Python Programming, news on the Voidspace Python Projects and all things techie.
Sigh. Feels like I'm going backwards.
There's a very nice implementation of ConfigObj in SVN right now. But it looks like we're going to move away from indentation for nested sections. A section marker is indicated by [ section-name]. From the next version, a sub section will be [[ sub-section]], a sub section of that will be [[[ sub-sub-section]]], and so on. This (apparently) will be a bit easier on the poor old sys-admins who can't cope with significant indentation. It will still be awesomely easy to use though.
On top of this the new CSS layout still lets the sidebar slip out under IE. I'm going back to a table based layout again I think.
I need to implement tags and a gallery for rest2web, so I'm letting Nicola make the changes to ConfigObj .
I know this is my techie blog - but I thought it was possible you'd be interested in a couple of 'personal' type articles I've put up.
There are two new articles (well, sort of three).
The first article is a prettier version of yesterdays blog - with some pictures.
Diving or Drowning is the second part of my life story (probably just one more part to write to get up to date...). If you haven't read the First Part then you might want to read that first. (Note: it has been converted to the new style, but was written a couple of years ago - it needs some editing !).
Search a Force for Good
Yup - it's a snazzy title, but I can't claim it as my own. It's the title of one of the talks from itconversations that I took away to Romania. I promised I'd report on the gems. This one was by Peter Norvig  of google - explaining how search was a force for good ! It's not too heavy on the technical side, but still good fun.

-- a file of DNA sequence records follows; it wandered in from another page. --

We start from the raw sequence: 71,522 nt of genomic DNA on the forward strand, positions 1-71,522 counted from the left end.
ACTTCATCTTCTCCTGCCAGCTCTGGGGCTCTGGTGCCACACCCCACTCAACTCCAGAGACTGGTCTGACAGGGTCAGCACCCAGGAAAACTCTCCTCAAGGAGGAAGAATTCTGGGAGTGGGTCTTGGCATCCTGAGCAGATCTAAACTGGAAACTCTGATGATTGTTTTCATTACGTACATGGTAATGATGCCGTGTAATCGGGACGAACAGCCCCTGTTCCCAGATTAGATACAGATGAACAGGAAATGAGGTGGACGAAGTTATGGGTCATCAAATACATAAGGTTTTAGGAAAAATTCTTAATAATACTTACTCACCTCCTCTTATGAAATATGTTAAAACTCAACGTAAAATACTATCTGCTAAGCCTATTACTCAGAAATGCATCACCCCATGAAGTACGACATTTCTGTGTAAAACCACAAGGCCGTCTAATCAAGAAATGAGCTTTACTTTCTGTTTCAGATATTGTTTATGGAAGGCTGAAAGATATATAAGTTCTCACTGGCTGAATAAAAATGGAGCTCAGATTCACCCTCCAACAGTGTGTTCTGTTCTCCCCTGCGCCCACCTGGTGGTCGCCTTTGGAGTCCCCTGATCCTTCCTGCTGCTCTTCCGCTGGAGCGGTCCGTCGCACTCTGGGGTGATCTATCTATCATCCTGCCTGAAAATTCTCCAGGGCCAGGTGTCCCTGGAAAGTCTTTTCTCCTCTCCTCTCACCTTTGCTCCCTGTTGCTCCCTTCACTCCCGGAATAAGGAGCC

One of his premises is that if google saves you an average of five minutes every search (against looking up the information elsewhere) - based on their current search rate , google 'saves' the equivalent of 9000 human lifetimes every year ! Now in my experience, every time I get on the internet I end up wasting more than five minutes. I reckon google will be lucky to break even on that score.
Other good talks I got round to listening to were Tim O'Reilly - Radar 2004 and Joel Spolsky. The Doug Rushkoff one was certainly interesting, but some of his ideas are a bit way out even for me.
I didn't listen to as many as I would have liked because neither of the two mp3 players I have for my XDA (Pocket PC device) are capable of pausing and resuming in the middle of huge (15mb plus) mp3 files. That really sucked, and if I tried to seek more than a few minutes into the file they froze. I'll have to try a couple more.
I've nearly saved up enough to replace the aging XDA - which is nearly 3 years old. I love the combination of phone/PDA . This doesn't leave me with many options to replace it. I'm likely to go for an XDA II .
|||Who happens to be a Python fan.|
|||This was sometime in 2004 - November I think. I guess it's only increased since then.|
|||As it saves me carrying a PDA and bluetooth phone.|
|||XDA IIi if I can get one at a reasonable price.|
On the flight back I've listened to Steve Wozniak - Gnomedex 2004 Part 1, and Robert Lefkowitz - The Semasiology of Open Source. They are both highly interesting and entertaining. Well worth listening to.
Unfortunately, the logintools demo got broken in the server move. It might take me a week to fix it . I've got to decide on whether to move server again real soon now.
Oh.. and FYI - there are some docs on validate.py and the new ConfigObj now in SVN.
I'm back... I've done some code , written some blog entries, but work is far too manic too actually do anything with them yet. Hopefully the results will start to show soon.
For those of you who might be interested I've done a blog entry on life in Romania.
|||Well - actually I mainly wrote documentation on my PDA..|
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